Beginning in the late 1500s, Europeans sporadically entered South and Central Texas, although they did not settle there until the early 1700s (Pupo-Walker 1993; Webb 1952). The early contact period is not well documented in the archaeological record, and the indigenous people of central Texas are some of the most poorly known of all the Indian groups in North America. Spanish explorers recorded insightful information on various Native American tribes, whom the Spanish collectively referred to as the Coahuiltecans (kwa-weel-tay-kans). The Coahuiltecans, despite the single overarching name, represented many different ethnic groups, tribes, and nations native of the South Texas and Northeast Mexico region. Historic accounts describe these people as highly mobile family units of hunters and gatherers that resided near rivers and streams. They revisited their camps on a seasonal basis interacting with other groups as they moved from place to place in search of buffalo, wild plants, and nuts (Campbell 1983).
By the late 1600s, outside Native American groups with access to European horses began moving onto the South Texas Plains.
Among the northern newcomers were the Lipan Apaches, the Tonkawa, and later the Comanches. These groups, who were displaced from their own home territories, forced out and contributed to the dispersion of the Coahuiltecan peoples (Newcomb Jr. 2006).
Southern Plain Indians, like the Lipan Apaches, the Tonkawa, and the Comanches, were nomadic people who dwelt in bison hide tepees that were easily moved and set up. They traditionally lived in villages near creeks and rivers, from spring until fall, gathering nuts and wild plants. In the autumn, they followed and hunted the buffalo, which was their principal food source and also was used to make essential items such as clothes, blankets, and tepees. Other animals including deer, antelope, and rabbits were also hunted for food.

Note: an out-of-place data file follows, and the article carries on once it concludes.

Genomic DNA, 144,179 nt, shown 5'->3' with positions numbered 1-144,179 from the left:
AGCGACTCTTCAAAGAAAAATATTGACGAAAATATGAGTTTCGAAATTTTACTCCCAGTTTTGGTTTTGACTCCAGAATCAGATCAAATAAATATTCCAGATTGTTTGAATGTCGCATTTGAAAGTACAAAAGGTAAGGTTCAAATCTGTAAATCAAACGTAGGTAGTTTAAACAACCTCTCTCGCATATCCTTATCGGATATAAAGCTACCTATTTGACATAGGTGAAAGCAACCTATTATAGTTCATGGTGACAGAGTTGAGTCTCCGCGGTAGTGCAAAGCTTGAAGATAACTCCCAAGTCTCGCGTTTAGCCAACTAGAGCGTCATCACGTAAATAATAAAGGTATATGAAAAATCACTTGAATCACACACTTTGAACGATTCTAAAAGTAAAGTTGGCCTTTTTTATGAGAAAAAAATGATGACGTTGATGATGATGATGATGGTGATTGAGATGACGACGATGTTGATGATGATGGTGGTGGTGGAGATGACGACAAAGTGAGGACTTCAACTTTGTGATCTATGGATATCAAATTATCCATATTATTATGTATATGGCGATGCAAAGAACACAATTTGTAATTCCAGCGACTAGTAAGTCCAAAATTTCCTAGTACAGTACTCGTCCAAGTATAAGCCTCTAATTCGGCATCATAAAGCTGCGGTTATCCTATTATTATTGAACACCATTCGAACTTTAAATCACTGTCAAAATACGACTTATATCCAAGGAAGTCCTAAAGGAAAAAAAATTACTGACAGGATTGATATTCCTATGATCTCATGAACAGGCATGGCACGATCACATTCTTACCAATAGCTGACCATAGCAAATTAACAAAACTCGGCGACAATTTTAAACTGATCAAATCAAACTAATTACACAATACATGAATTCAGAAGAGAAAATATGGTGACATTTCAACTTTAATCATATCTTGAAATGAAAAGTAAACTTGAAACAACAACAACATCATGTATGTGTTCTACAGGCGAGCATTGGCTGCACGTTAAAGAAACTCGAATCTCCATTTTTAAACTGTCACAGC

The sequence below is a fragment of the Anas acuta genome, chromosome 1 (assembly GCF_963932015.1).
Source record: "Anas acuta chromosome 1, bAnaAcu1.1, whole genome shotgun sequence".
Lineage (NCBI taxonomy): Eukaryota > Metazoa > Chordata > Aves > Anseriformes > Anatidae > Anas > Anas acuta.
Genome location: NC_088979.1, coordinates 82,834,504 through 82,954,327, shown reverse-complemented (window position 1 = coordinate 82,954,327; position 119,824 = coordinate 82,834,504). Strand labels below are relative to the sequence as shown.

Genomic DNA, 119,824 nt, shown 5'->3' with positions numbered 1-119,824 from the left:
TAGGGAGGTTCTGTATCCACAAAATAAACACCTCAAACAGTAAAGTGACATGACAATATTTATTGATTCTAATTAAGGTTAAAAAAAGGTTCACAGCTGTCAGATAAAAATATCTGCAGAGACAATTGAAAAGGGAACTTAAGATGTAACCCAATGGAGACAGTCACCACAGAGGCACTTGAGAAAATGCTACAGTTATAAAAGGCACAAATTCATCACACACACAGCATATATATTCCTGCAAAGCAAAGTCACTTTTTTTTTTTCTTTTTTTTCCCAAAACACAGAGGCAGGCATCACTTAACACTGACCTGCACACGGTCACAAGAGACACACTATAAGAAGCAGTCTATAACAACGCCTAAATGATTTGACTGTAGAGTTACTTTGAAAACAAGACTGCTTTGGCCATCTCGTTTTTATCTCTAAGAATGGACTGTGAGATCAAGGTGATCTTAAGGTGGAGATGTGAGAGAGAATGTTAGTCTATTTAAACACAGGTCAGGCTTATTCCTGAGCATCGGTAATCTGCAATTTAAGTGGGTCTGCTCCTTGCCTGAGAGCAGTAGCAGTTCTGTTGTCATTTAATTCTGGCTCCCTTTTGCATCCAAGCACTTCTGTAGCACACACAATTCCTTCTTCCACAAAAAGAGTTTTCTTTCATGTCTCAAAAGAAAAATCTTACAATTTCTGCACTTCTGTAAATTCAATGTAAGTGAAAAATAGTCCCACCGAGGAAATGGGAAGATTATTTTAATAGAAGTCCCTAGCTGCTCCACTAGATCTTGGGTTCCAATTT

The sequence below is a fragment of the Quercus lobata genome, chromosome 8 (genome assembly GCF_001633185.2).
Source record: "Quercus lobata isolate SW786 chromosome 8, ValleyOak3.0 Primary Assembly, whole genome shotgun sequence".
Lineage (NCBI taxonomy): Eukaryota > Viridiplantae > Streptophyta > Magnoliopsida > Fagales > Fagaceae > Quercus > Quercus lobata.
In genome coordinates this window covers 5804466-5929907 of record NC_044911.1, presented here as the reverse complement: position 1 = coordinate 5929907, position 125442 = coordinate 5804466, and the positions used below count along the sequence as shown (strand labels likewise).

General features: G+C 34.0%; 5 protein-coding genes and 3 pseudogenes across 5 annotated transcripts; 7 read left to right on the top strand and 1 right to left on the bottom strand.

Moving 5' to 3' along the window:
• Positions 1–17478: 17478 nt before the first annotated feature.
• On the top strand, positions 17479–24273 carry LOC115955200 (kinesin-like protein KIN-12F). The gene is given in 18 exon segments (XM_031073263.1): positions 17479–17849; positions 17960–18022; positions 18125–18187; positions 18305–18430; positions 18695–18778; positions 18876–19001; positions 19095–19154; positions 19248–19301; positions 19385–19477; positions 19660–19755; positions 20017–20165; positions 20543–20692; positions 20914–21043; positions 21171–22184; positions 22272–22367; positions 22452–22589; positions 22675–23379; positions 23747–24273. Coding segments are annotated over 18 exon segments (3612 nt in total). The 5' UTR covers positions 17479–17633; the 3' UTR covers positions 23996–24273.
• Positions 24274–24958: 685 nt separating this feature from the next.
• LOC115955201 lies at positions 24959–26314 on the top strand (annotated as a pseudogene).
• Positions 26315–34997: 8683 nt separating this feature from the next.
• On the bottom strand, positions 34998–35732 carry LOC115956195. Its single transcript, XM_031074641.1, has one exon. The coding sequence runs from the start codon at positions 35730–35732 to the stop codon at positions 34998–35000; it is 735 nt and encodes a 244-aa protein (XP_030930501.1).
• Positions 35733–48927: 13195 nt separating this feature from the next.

While firearms become available with the arrival of the Europeans, the bow and arrow remained the trusted weapon for both hunting and warfare.
Trading was another practice that was important to the livelihood of the South Texas Plains Indians. They traded animal skins, weapons, and food with the early European explorers and settlers in return for horses, firearms, glass, and metal. They also traded with other Native American groups. The Tonkawas, for example, appear to have obtained some of their pottery from Caddo tribes residing to the east (Newcomb Jr. 2006).
When first encountered, there were likely hundreds of native bands living in central Texas. However, within just a few centuries, most native populations were gone forever. Conflict among rival native tribes as well as conflict between Native American groups and European settlers combined with newly introduced European diseases devastated the native societies (“Native Peoples” 2013). Gradually, the archaeological and archival record provides more information about European settlers than about the native groups living in central Texas.